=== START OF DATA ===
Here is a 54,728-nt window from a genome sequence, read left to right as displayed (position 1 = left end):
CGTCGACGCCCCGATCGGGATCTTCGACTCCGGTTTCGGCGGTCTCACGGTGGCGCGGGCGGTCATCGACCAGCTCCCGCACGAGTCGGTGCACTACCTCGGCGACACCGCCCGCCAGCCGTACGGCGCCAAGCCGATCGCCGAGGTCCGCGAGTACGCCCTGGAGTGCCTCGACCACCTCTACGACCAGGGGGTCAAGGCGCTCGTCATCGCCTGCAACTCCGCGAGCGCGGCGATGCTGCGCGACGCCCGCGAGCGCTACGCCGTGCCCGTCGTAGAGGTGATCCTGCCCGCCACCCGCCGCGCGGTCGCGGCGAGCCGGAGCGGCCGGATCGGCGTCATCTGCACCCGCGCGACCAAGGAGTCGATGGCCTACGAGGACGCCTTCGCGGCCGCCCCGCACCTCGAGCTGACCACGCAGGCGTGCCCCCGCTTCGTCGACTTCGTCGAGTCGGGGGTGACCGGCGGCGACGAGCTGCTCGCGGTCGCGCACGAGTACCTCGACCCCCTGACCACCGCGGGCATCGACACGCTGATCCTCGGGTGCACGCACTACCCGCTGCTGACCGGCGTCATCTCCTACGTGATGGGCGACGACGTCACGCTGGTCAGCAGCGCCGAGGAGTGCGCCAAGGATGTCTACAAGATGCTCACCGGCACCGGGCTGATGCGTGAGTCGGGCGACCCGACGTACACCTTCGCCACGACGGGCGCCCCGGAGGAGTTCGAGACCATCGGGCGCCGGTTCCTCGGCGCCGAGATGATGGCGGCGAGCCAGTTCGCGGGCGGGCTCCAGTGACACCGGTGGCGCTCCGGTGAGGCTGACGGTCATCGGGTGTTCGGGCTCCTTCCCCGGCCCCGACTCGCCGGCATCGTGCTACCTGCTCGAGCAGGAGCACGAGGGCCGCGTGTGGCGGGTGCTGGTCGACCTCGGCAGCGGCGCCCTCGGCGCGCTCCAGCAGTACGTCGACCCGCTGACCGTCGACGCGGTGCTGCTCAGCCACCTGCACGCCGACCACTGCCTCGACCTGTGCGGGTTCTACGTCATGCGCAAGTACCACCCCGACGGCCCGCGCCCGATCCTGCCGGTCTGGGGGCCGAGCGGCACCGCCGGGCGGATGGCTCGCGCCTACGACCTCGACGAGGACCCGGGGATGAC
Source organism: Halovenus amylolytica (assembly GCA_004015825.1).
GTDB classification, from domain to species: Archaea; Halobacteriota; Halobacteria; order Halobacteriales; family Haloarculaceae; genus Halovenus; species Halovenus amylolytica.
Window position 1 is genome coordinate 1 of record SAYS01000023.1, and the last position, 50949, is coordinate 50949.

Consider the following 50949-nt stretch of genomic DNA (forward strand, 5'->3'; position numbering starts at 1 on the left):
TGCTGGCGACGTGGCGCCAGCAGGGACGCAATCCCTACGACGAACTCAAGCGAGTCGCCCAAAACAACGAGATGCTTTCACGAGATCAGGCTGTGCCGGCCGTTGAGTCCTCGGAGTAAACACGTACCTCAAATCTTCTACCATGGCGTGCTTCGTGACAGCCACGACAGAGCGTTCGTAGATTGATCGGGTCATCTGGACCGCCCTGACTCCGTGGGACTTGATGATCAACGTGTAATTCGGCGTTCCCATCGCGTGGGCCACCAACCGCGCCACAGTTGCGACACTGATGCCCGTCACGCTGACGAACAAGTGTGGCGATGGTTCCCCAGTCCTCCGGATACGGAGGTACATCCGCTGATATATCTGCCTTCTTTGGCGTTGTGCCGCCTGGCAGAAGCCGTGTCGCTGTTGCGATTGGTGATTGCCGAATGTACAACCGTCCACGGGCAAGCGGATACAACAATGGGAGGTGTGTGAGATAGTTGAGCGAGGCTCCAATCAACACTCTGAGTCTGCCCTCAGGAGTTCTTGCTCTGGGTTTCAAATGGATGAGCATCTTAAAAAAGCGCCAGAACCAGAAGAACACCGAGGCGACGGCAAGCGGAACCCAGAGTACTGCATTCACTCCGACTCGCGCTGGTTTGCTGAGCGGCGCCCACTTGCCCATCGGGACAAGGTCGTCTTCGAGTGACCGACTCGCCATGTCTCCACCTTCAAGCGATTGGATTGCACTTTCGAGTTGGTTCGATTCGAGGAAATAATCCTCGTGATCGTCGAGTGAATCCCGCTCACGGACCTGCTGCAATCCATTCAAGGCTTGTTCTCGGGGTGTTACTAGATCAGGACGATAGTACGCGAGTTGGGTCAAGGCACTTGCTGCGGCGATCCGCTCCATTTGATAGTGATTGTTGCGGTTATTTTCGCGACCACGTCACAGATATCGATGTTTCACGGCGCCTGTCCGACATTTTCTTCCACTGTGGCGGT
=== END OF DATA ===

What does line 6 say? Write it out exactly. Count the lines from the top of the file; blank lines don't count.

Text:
Consider the following 50949-nt stretch of genomic DNA (forward strand, 5'->3'; position numbering starts at 1 on the left):